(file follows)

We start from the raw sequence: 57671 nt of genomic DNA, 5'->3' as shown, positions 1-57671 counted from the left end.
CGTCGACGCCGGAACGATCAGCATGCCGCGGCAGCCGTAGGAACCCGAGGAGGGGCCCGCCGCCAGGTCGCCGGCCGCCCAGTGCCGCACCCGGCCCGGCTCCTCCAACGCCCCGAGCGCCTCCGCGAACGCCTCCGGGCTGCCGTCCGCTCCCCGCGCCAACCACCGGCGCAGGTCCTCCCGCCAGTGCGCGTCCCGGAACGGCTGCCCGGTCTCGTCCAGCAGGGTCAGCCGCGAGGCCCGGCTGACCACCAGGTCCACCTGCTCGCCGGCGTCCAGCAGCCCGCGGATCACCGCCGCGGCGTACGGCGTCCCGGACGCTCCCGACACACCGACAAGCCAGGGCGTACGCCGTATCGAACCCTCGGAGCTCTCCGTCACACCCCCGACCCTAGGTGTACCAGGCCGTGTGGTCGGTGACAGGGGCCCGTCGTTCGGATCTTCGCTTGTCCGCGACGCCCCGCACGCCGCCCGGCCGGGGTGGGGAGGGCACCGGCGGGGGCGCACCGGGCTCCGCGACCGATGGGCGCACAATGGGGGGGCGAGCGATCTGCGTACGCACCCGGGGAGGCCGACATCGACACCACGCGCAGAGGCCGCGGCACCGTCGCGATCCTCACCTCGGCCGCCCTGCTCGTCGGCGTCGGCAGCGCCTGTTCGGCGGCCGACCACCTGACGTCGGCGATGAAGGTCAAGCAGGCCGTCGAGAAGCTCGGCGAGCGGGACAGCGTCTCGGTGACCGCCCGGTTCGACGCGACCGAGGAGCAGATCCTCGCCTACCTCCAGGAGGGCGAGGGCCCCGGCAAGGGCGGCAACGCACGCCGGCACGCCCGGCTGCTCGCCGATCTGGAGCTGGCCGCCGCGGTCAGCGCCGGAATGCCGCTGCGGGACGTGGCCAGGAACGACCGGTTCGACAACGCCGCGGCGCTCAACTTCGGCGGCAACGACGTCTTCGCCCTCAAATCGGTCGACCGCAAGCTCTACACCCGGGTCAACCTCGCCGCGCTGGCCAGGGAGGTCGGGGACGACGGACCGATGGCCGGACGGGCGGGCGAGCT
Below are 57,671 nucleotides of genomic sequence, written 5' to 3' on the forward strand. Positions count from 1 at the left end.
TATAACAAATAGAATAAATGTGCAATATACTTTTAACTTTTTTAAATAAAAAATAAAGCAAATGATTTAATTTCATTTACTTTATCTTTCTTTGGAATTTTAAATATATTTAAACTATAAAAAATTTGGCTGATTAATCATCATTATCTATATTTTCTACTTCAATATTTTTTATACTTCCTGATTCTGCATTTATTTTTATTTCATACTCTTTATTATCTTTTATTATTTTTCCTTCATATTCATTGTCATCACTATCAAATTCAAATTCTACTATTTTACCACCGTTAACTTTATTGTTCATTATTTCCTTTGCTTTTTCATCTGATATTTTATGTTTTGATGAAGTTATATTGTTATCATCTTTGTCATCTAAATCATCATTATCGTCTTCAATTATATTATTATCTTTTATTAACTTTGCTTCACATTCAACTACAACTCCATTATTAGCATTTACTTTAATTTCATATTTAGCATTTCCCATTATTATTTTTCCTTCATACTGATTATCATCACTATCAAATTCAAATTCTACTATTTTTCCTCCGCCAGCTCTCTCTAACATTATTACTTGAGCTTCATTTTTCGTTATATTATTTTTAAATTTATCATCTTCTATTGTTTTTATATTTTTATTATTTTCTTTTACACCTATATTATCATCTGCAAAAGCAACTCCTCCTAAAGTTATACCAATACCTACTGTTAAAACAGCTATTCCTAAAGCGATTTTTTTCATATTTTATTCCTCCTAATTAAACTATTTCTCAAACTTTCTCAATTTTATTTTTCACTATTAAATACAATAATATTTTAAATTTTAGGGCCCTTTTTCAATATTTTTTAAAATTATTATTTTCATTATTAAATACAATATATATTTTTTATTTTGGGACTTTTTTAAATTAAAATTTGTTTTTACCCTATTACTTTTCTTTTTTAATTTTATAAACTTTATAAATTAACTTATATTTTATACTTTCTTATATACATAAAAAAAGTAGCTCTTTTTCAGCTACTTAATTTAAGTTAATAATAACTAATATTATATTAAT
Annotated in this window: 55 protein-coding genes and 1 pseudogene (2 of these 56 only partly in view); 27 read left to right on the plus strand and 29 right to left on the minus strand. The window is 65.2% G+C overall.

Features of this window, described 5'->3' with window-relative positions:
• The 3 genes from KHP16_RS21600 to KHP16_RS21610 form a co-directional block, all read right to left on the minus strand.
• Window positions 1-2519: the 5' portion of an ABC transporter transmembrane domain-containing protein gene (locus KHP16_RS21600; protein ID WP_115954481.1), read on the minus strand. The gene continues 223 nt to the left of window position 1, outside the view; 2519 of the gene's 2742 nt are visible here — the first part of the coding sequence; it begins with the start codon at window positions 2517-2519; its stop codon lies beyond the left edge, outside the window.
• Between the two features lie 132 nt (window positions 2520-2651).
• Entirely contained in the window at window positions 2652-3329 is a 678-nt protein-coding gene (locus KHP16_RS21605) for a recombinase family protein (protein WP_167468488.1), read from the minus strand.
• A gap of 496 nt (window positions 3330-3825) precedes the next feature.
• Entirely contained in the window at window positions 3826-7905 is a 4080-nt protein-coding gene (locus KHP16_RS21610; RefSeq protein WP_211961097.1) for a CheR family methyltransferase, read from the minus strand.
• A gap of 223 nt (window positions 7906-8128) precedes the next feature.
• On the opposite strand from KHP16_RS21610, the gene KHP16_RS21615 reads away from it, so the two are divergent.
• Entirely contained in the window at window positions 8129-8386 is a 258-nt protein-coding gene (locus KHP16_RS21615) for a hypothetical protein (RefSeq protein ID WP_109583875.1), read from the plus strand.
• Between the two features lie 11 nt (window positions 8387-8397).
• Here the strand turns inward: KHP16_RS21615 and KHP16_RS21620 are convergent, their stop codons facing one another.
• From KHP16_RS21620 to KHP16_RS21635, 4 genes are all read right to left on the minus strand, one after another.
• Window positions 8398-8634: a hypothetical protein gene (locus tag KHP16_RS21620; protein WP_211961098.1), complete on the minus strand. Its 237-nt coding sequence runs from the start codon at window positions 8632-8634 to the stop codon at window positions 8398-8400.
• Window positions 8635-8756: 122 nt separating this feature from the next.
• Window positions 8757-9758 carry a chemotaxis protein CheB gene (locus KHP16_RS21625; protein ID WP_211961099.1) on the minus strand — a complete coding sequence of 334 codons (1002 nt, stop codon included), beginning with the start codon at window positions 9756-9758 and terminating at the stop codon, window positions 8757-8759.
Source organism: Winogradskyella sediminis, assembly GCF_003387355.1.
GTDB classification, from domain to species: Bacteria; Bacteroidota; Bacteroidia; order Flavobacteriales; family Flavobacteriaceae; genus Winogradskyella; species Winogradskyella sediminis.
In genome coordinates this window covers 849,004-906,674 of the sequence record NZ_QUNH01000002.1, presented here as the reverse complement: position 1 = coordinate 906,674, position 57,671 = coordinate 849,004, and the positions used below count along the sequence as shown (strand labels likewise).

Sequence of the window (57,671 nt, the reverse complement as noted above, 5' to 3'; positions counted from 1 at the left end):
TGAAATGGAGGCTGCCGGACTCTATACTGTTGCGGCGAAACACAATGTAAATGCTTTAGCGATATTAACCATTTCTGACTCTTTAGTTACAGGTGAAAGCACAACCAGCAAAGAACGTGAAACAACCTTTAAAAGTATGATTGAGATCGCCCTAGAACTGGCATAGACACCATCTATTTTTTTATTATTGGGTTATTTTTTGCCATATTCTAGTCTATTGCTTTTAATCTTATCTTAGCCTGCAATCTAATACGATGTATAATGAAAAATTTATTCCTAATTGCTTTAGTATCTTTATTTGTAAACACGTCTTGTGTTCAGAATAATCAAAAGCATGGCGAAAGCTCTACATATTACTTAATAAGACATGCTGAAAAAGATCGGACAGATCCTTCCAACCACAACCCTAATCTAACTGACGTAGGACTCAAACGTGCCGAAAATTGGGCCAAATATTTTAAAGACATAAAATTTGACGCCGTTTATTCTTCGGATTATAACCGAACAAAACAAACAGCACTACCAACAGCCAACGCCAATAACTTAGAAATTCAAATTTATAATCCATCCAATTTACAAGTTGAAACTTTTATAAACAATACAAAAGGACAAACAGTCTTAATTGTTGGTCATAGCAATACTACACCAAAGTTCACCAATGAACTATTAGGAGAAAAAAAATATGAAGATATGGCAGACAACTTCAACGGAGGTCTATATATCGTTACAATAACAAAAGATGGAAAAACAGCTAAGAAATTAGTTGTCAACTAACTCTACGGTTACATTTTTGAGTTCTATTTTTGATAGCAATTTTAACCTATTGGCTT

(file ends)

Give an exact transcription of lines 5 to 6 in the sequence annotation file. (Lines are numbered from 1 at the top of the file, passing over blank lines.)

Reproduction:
Annotated in this window: 55 protein-coding genes and 1 pseudogene (2 of these 56 only partly in view); 27 read left to right on the plus strand and 29 right to left on the minus strand. The window is 65.2% G+C overall.

Features of this window, described 5'->3' with window-relative positions: